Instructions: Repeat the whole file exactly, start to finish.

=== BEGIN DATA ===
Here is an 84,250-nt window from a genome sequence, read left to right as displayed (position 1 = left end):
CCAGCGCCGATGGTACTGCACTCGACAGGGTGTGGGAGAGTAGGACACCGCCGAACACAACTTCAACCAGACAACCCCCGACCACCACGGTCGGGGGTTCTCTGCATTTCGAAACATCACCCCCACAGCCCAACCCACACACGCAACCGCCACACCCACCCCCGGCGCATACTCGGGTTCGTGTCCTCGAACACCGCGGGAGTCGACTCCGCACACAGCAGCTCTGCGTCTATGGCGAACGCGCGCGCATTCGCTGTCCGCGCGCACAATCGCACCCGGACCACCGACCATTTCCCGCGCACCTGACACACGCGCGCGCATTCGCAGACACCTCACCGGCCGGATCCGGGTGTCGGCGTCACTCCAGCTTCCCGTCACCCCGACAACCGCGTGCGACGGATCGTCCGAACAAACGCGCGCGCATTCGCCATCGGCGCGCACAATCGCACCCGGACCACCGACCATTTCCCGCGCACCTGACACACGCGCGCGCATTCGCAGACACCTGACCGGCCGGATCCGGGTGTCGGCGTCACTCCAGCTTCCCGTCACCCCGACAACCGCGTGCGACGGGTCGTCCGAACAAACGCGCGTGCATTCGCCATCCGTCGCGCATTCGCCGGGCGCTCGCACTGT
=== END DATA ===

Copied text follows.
Here is an 84,250-nt window from a genome sequence, read left to right as displayed (position 1 = left end):
CCAGCGCCGATGGTACTGCACTCGACAGGGTGTGGGAGAGTAGGACACCGCCGAACACAACTTCAACCAGACAACCCCCGACCACCACGGTCGGGGGTTCTCTGCATTTCGAAACATCACCCCCACAGCCCAACCCACACACGCAACCGCCACACCCACCCCCGGCGCATACTCGGGTTCGTGTCCTCGAACACCGCGGGAGTCGACTCCGCACACAGCAGCTCTGCGTCTATGGCGAACGCGCGCGCATTCGCTGTCCGCGCGCACAATCGCACCCGGACCACCGACCATTTCCCGCGCACCTGACACACGCGCGCGCATTCGCAGACACCTCACCGGCCGGATCCGGGTGTCGGCGTCACTCCAGCTTCCCGTCACCCCGACAACCGCGTGCGACGGATCGTCCGAACAAACGCGCGCGCATTCGCCATCGGCGCGCACAATCGCACCCGGACCACCGACCATTTCCCGCGCACCTGACACACGCGCGCGCATTCGCAGACACCTGACCGGCCGGATCCGGGTGTCGGCGTCACTCCAGCTTCCCGTCACCCCGACAACCGCGTGCGACGGGTCGTCCGAACAAACGCGCGTGCATTCGCCATCCGTCGCGCATTCGCCGGGCGCTCGCACTGT